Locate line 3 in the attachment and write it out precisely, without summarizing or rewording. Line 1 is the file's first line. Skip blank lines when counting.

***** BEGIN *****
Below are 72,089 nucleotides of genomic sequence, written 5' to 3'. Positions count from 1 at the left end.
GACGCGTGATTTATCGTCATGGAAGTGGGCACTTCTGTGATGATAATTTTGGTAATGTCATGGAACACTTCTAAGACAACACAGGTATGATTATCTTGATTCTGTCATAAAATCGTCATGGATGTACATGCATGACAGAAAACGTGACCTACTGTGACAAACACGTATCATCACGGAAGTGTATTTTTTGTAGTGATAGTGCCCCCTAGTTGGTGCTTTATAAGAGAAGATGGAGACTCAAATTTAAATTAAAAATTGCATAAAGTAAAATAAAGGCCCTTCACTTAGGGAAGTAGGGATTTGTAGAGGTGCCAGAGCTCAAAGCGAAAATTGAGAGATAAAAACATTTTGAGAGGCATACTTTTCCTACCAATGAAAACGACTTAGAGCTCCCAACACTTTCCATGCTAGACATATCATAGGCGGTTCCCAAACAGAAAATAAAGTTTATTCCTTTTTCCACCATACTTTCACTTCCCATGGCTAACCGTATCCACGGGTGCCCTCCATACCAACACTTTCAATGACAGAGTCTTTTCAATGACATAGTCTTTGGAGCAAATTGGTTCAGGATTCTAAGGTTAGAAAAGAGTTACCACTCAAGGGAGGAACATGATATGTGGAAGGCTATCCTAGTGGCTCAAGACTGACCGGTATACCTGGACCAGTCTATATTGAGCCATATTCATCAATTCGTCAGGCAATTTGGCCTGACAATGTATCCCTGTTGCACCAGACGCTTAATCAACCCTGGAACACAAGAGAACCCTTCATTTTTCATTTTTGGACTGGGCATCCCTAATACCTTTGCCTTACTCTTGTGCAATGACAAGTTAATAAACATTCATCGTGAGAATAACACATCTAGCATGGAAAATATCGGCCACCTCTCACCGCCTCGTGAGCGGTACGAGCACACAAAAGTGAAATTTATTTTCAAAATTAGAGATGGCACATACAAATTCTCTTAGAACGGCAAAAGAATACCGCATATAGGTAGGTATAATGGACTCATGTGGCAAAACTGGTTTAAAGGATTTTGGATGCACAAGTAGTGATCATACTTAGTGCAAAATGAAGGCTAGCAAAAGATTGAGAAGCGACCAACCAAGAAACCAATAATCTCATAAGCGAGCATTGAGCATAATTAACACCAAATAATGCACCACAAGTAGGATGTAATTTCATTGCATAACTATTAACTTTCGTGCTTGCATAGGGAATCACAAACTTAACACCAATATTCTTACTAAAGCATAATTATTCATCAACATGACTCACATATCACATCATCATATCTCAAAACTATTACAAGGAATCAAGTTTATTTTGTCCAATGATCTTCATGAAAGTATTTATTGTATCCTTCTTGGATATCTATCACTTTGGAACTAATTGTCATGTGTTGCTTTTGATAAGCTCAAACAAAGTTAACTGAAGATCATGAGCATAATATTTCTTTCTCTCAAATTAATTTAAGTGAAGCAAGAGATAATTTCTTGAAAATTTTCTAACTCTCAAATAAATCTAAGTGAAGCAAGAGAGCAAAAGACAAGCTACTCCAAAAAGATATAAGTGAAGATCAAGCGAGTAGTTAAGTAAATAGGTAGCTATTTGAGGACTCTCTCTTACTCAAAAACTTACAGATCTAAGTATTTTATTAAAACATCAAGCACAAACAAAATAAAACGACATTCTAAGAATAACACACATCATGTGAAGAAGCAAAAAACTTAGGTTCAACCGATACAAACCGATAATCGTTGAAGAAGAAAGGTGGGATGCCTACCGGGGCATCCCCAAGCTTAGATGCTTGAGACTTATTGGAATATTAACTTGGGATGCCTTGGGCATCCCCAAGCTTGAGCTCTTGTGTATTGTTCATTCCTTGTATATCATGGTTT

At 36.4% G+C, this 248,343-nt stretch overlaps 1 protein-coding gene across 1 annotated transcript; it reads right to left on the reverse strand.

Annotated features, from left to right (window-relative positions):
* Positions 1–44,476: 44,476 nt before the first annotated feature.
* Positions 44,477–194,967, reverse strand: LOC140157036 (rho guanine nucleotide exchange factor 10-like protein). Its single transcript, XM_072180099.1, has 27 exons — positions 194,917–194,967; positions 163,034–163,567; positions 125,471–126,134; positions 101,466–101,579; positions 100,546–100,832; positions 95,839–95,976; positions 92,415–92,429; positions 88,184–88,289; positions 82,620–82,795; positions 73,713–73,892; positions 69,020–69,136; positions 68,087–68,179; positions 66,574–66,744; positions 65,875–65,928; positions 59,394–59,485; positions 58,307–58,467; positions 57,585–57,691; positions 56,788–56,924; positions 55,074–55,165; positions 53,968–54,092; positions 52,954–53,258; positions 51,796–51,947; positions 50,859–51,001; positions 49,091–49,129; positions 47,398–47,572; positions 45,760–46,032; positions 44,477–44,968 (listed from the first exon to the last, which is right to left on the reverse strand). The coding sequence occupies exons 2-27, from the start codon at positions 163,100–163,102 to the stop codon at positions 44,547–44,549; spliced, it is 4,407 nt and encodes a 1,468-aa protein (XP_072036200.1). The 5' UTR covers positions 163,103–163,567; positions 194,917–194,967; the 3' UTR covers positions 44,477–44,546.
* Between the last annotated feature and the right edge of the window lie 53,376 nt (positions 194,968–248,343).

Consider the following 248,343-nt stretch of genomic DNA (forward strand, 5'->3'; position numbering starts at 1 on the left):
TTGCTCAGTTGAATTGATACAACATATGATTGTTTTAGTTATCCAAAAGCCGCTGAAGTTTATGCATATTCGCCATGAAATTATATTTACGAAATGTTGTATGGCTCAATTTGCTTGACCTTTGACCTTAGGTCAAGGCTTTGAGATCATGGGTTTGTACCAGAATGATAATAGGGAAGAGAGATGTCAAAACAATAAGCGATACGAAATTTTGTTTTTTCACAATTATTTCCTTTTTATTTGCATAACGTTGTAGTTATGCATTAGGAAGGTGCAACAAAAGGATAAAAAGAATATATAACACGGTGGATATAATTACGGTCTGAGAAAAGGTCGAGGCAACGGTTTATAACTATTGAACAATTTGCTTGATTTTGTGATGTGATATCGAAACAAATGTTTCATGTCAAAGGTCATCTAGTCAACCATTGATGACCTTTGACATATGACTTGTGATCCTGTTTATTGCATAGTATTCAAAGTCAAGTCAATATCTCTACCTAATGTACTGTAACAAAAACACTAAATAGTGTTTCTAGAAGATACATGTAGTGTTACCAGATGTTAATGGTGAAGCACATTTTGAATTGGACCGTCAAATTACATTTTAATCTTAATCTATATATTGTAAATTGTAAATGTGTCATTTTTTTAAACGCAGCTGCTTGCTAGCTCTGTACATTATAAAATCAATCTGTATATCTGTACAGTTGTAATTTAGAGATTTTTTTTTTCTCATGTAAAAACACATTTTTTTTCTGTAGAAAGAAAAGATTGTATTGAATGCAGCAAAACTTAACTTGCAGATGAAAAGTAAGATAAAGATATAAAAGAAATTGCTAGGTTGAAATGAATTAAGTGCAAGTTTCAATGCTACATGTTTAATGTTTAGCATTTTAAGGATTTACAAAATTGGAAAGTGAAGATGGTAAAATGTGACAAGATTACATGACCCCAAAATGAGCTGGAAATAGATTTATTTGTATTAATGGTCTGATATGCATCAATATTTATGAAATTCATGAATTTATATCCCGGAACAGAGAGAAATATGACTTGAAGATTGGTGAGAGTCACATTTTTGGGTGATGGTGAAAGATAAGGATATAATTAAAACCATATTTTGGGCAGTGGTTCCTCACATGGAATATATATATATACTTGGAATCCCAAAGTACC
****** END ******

At 36.4% G+C, this 248,343-nt stretch overlaps 1 protein-coding gene across 1 annotated transcript; it reads right to left on the reverse strand.